Copyright © American Library Association. All rights reserved --This text refers to the Hardcover edition.

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Format: Hardcover
Luanne Rice's latest novel, The Edge of Winter, was a delight to read. It is not a fast-paced novel filled with mega-action or explosions. There is no big chase scene or hold your breath pivotal moment. What it does have is a slow, steady buildup of plot and an intense look at the lives of numerous scarred characters and how they are intertwined, brought together by old wars, new wars, love, family ties, death, secrets and forgiveness. If you're patient with this book, you'll come to know these characters and care for them...and miss them when you're done.

The Edge of Winter is a journey, rich with details of the land and nature--of snowy owls, windswept beaches and watery graves. It is the story of Mickey and her mom, Neve. A story of sweet, innocent first love and cautious, suspicious second love. Mickey is a teenager with a soft spot for all things wounded, including an injured owl and Shane, a lonely teenaged boy with a passion for surfing. Neve, frustrated with her 'deadbeat' ex-husband, is drawn to Tim O'Casey, the ranger from Refuge Beach, where a German submarine had sank off the coast after being bombed in World War II.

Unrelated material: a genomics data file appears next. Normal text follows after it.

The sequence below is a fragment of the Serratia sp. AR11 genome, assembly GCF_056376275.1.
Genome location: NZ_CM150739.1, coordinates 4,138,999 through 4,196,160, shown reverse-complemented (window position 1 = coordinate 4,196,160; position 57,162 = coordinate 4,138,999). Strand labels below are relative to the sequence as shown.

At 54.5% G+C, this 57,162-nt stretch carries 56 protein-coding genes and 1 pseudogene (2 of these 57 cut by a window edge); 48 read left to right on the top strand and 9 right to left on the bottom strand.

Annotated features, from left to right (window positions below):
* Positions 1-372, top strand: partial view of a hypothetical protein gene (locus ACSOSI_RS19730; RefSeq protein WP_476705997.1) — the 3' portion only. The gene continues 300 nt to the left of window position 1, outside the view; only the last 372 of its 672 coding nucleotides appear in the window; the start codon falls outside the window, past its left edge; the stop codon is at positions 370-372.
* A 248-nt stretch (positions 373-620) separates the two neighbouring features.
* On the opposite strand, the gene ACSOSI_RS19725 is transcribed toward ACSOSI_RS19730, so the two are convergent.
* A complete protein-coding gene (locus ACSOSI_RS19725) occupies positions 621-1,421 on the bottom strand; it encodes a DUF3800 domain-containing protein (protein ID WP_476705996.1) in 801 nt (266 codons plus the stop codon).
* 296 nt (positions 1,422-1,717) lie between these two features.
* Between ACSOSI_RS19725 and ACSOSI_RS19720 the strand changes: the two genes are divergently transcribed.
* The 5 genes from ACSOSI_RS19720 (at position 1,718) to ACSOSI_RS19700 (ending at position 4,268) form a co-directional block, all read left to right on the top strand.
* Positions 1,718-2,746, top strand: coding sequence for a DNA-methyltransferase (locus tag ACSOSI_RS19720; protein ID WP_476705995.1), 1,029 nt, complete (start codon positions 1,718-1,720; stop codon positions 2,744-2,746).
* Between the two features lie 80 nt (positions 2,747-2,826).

When a rich and powerful man decides to raise the submarine and turn it into a museum, Mickey and Shane are spurred on to save the submarine's resting place and a piece of their history. But there are secrets that haunt the waters. Perhaps, the lost souls don't want to be raised. In this story, there are many lost souls who need saving, and that may be its only down side. It may be unrealistic to wrap up every character in a 'happily ever after' theme, but I know (as an author myself) it is so very tempting.
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Most Helpful Customer Reviews on Amazon.com (beta)

Amazon.com: 31 reviews
11 of 11 people found the following review helpful
Awesome! Aug. 12 2007
By L. Wade - Published on Amazon.com
Format: Hardcover
I was suprised at the low rating by others of this book. It's one of the best books I've read in a long time. I plan to pass it on to several people. It was so moving. I love the characters and the descriptive setting. I was disappointed when I was finished reading it because I know it will be awhile before I find another book that I enjoy so much.
13 of 15 people found the following review helpful
A Sweet, Lyrical, 'War-Ravaged' Story May 19 2007
By Cheryl Tardif - Published on Amazon.com
Format: Hardcover